Echo Peaks Plus One In A Day

30 Aug 2003 - by Rick Booth

A couple of weeks ago Dees annual birthday trip was organized to climb all the Echo Peaks in a day. Well, we made an attempt and the trip ended in a comedy of errors and consequential loss of enthusiasm. A second attempt was made on Saturday, August 30.

The name of the game was to climb all nine in one day so we would have to repeat a few from our previous trip. Further complicating the problem was it wasn't clear which one of the bunch of bumps up there was #6 so we decided we would climb both of them, one as indicated by Steve Roper and the other as indicated by RJ Secor. This became the "Plus One". At 6:15 AM we headed up the Cathedral Lakes Trail and took the cutoff for Budd Lake. At 8:30 we were standing on top of Wilts Col, which separates #8 and #9 from the rest of the Echo Peaks. Wilts Col is one of the cool places in the world. It is wide and sandy and the views on one side are of the Southeast Buttress of Cathedral and environs and the views from the other side are of the spectacular Matthes Crest.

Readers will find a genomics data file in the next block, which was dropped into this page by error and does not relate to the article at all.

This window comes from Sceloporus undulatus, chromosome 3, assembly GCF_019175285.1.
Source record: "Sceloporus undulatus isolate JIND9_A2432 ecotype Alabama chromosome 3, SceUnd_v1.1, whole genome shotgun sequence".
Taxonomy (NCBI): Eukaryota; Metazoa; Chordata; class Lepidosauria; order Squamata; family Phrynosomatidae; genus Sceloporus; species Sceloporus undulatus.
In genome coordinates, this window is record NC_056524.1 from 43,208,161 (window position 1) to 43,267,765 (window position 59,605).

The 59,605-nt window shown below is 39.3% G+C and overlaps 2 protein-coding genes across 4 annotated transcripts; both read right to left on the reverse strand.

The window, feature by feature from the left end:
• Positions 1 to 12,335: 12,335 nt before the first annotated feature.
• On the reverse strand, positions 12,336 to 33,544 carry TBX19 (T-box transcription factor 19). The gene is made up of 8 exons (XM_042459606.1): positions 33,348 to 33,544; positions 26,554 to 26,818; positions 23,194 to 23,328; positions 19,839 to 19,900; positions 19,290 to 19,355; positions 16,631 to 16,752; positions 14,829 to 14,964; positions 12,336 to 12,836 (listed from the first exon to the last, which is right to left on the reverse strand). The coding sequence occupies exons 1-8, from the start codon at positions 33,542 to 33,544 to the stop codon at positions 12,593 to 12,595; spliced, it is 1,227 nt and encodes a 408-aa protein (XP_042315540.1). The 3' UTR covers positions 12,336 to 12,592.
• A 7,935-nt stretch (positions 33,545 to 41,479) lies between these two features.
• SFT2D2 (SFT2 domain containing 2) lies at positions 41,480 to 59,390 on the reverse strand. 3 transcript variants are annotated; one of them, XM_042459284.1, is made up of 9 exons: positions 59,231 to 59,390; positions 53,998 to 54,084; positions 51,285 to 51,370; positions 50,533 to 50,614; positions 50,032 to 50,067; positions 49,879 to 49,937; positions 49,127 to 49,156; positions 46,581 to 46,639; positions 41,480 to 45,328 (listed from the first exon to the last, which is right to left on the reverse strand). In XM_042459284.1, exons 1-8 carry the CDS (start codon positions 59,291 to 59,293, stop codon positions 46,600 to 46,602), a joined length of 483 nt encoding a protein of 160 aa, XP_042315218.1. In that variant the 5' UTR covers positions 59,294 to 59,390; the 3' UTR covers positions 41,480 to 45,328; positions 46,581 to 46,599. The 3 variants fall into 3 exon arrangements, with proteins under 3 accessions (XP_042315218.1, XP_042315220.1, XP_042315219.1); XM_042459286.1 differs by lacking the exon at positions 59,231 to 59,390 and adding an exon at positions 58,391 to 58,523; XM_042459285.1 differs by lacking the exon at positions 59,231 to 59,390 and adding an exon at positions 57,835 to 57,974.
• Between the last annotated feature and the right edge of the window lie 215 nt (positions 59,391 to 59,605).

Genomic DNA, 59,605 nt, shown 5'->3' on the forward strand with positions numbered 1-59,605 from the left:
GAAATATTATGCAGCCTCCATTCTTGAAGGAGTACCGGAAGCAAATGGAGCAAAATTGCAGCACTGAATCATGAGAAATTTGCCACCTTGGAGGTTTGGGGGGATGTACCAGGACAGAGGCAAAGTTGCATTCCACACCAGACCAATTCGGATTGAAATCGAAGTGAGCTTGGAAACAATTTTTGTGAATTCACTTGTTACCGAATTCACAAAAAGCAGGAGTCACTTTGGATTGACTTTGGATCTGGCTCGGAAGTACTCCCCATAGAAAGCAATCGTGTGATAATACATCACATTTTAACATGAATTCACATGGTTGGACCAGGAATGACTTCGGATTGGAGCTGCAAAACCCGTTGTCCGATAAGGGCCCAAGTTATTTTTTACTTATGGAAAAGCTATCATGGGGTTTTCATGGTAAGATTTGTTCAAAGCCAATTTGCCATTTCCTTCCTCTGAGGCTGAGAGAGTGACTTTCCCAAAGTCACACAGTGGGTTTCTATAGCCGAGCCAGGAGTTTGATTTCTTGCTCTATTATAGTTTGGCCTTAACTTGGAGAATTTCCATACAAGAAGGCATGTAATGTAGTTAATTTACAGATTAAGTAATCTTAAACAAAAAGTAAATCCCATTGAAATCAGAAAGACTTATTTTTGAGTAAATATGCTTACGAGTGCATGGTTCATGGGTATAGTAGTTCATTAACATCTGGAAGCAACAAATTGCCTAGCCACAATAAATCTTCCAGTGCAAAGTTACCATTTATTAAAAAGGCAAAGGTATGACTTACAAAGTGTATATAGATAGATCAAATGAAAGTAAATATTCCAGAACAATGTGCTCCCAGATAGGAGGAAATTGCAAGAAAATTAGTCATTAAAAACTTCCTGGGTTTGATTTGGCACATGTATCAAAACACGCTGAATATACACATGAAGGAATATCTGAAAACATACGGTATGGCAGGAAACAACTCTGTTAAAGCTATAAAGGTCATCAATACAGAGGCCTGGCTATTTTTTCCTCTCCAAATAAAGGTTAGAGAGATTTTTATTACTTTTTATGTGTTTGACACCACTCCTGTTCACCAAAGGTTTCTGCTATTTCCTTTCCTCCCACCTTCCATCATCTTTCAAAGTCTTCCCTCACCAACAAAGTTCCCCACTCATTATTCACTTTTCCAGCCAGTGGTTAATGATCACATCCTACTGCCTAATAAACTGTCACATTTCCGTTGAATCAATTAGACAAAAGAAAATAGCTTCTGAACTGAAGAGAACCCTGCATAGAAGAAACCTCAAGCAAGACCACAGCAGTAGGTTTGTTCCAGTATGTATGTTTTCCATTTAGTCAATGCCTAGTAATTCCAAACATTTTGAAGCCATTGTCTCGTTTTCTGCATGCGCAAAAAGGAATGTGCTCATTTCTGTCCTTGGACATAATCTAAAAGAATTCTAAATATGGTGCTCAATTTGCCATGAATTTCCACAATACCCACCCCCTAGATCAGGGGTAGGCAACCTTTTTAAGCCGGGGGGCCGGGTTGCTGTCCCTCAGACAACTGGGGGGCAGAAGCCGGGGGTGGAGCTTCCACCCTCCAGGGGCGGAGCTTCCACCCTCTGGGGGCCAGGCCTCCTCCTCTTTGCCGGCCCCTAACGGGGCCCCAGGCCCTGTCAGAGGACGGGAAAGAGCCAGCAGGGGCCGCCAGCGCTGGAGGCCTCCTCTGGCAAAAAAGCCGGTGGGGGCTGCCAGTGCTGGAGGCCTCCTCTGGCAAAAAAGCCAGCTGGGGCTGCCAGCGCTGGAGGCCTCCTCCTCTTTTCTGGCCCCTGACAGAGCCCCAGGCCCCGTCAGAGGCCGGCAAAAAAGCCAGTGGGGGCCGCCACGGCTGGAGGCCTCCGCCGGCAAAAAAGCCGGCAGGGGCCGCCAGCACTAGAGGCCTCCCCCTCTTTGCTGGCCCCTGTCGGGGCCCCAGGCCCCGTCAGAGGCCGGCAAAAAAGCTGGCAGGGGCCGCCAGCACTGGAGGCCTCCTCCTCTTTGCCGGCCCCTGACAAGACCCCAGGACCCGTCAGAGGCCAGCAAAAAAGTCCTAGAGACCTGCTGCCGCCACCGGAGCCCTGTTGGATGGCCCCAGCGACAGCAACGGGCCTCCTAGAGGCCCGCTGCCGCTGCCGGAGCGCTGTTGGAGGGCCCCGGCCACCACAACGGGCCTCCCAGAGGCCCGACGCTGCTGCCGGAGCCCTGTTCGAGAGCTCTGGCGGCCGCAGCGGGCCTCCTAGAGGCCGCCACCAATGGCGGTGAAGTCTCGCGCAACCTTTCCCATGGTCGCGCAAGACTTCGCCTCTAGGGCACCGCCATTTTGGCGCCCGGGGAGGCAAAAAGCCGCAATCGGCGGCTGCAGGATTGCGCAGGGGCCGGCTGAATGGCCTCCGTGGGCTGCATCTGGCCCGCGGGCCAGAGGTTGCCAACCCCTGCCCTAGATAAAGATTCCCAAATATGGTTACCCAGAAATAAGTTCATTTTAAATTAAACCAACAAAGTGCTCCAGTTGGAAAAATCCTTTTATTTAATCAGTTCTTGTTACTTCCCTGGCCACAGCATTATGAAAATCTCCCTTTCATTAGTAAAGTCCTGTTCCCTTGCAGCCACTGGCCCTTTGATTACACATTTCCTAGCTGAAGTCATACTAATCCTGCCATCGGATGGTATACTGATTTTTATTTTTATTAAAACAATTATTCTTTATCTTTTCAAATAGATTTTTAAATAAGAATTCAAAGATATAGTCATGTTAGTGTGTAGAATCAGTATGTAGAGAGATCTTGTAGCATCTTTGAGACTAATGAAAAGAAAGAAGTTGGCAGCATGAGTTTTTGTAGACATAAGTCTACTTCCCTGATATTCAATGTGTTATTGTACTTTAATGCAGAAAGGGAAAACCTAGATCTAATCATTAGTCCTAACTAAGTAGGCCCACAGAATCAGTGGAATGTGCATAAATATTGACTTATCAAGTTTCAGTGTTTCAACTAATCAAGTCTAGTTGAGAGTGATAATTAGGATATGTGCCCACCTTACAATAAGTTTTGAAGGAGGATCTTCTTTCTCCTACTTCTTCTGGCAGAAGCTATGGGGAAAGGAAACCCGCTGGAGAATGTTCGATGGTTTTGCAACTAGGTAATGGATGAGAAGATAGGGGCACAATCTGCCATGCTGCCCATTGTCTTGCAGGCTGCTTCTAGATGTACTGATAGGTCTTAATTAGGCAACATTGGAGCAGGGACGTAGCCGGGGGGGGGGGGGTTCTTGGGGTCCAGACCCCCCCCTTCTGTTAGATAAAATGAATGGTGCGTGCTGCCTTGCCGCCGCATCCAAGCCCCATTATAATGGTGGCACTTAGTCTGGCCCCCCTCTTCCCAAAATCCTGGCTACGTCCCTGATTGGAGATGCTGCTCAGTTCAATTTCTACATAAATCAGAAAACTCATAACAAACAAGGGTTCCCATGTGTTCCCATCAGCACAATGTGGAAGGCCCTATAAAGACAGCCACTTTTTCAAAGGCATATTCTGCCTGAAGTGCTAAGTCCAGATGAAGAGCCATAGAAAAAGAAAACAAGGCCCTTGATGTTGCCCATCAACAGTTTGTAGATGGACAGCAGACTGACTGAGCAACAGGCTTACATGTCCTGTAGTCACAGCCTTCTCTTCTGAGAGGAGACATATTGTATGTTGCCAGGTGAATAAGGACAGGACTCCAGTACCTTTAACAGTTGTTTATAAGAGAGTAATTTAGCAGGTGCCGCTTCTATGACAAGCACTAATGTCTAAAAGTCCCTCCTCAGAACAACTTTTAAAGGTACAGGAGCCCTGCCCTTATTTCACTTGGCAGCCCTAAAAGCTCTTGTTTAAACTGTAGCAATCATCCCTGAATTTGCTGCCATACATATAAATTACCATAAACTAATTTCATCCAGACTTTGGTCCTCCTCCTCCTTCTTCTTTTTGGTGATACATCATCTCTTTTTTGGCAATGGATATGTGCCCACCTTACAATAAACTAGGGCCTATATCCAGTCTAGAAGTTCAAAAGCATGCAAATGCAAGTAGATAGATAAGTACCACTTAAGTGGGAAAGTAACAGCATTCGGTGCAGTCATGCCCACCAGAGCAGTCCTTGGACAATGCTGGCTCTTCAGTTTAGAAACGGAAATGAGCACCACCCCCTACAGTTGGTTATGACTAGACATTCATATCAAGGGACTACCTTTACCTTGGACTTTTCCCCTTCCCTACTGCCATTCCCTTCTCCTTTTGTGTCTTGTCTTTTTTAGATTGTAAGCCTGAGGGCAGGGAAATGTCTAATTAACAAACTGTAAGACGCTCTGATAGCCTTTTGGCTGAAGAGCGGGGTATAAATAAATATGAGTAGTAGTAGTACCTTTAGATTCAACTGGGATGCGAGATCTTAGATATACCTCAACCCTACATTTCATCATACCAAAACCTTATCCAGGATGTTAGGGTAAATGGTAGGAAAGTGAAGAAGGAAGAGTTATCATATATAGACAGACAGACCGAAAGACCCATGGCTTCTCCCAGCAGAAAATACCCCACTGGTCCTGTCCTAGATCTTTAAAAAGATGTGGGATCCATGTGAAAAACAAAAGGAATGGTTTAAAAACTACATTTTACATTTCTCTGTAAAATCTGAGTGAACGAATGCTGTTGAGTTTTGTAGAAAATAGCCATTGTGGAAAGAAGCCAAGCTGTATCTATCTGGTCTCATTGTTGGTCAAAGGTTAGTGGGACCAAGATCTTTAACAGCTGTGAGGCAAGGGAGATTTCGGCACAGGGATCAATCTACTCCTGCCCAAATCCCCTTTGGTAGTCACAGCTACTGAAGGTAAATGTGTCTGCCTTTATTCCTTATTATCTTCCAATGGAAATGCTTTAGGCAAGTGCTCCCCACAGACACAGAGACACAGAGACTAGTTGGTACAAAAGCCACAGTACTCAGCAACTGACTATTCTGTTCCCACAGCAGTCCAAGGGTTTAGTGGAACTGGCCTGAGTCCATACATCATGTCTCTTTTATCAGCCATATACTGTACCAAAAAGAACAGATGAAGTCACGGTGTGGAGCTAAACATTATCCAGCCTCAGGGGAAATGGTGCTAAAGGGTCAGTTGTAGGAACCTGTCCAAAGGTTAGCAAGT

On this day it was also windy and cold. We decided to put off #9 until last since the climbable face was in the shade and wind. This meant we would have to come back to #9 after #4, if we got that far. We hiked up to the top of #8 which is to the left of the Wilts Col. It is easy class 3 and takes only a few minutes to climb. Next up was #7, which is on the right side of Wilts Col. This Echo Peak is considerably harder than #8 and requires some airy moves at about 3 plus or maybe class four. There are footholds on the left side on the narrow part or a "butt scoonch" move or two can be made straddling the narrow rock section. Next up was one of the #6s. The problem is it is not clear which bump is #6. Using Roper's The Climber's Guide to the High Sierra then the bump just off the main ridge between #7 and #5 is #6. Echo Peak #5 is the next easily identified peak right on the ridge itself. Dee and I had climbed the Roper version of #6 on our previous trip and we went and climbed it again. No matter what reference is used this annoying bump is decidedly not class 3. On our initial attempt on the Echo Peaks, Dee and I climbed the right hand edge of this formation up a series of cracks past a couple of loose sounding blocks. This is about 5.4 or so. This time we climbed the easier looking chute about 20 feet left of the right hand edge. This was also about 5.3 to 5.4 or so but was rotten for about half the route and scary. There are no rappel slings or bolts on the top of this formation so getting off requires down climbing. Just a point to keep in mind. Anyway, the next Peak along the ridge is #5 and is modest class 3 and is really a lot of fun to climb.